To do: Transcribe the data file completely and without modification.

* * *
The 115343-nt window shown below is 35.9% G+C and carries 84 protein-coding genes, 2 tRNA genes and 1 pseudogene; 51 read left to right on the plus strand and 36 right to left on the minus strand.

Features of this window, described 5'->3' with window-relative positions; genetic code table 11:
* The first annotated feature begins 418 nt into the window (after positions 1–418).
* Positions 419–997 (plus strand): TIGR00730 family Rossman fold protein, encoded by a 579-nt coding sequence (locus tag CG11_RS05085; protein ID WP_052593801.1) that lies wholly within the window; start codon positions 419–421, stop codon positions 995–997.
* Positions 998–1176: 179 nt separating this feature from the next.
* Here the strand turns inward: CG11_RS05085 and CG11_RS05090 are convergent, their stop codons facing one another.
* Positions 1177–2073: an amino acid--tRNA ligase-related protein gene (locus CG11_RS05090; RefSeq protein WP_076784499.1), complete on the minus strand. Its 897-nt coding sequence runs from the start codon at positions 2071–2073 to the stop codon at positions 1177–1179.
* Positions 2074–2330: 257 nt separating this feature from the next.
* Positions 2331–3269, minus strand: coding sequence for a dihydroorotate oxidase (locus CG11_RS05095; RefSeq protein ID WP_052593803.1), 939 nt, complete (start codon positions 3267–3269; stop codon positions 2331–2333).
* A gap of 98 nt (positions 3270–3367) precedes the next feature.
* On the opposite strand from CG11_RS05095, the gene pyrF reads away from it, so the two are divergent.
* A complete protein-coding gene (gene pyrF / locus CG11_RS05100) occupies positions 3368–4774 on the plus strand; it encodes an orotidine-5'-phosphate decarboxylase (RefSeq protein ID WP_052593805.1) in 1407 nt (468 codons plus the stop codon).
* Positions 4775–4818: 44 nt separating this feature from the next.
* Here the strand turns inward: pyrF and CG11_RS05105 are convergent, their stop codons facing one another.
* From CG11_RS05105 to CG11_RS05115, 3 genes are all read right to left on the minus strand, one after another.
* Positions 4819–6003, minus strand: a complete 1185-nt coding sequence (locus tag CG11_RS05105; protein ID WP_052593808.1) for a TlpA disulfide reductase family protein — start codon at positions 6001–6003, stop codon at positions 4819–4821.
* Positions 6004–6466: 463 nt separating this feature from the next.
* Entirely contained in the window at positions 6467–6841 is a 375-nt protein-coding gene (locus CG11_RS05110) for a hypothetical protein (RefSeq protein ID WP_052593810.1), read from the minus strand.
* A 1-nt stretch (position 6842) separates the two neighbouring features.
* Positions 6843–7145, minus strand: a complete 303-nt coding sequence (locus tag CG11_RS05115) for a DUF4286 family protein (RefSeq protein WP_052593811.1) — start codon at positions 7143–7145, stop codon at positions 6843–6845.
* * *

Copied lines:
The 115343-nt window shown below is 35.9% G+C and carries 84 protein-coding genes, 2 tRNA genes and 1 pseudogene; 51 read left to right on the plus strand and 36 right to left on the minus strand.

Features of this window, described 5'->3' with window-relative positions; genetic code table 11:
* The first annotated feature begins 418 nt into the window (after positions 1–418).
* Positions 419–997 (plus strand): TIGR00730 family Rossman fold protein, encoded by a 579-nt coding sequence (locus tag CG11_RS05085; protein ID WP_052593801.1) that lies wholly within the window; start codon positions 419–421, stop codon positions 995–997.
* Positions 998–1176: 179 nt separating this feature from the next.
* Here the strand turns inward: CG11_RS05085 and CG11_RS05090 are convergent, their stop codons facing one another.
* Positions 1177–2073: an amino acid--tRNA ligase-related protein gene (locus CG11_RS05090; RefSeq protein WP_076784499.1), complete on the minus strand. Its 897-nt coding sequence runs from the start codon at positions 2071–2073 to the stop codon at positions 1177–1179.
* Positions 2074–2330: 257 nt separating this feature from the next.
* Positions 2331–3269, minus strand: coding sequence for a dihydroorotate oxidase (locus CG11_RS05095; RefSeq protein ID WP_052593803.1), 939 nt, complete (start codon positions 3267–3269; stop codon positions 2331–2333).
* A gap of 98 nt (positions 3270–3367) precedes the next feature.
* On the opposite strand from CG11_RS05095, the gene pyrF reads away from it, so the two are divergent.
* A complete protein-coding gene (gene pyrF / locus CG11_RS05100) occupies positions 3368–4774 on the plus strand; it encodes an orotidine-5'-phosphate decarboxylase (RefSeq protein ID WP_052593805.1) in 1407 nt (468 codons plus the stop codon).
* Positions 4775–4818: 44 nt separating this feature from the next.
* Here the strand turns inward: pyrF and CG11_RS05105 are convergent, their stop codons facing one another.
* From CG11_RS05105 to CG11_RS05115, 3 genes are all read right to left on the minus strand, one after another.
* Positions 4819–6003, minus strand: a complete 1185-nt coding sequence (locus tag CG11_RS05105; protein ID WP_052593808.1) for a TlpA disulfide reductase family protein — start codon at positions 6001–6003, stop codon at positions 4819–4821.
* Positions 6004–6466: 463 nt separating this feature from the next.
* Entirely contained in the window at positions 6467–6841 is a 375-nt protein-coding gene (locus CG11_RS05110) for a hypothetical protein (RefSeq protein ID WP_052593810.1), read from the minus strand.
* A 1-nt stretch (position 6842) separates the two neighbouring features.
* Positions 6843–7145, minus strand: a complete 303-nt coding sequence (locus tag CG11_RS05115) for a DUF4286 family protein (RefSeq protein WP_052593811.1) — start codon at positions 7143–7145, stop codon at positions 6843–6845.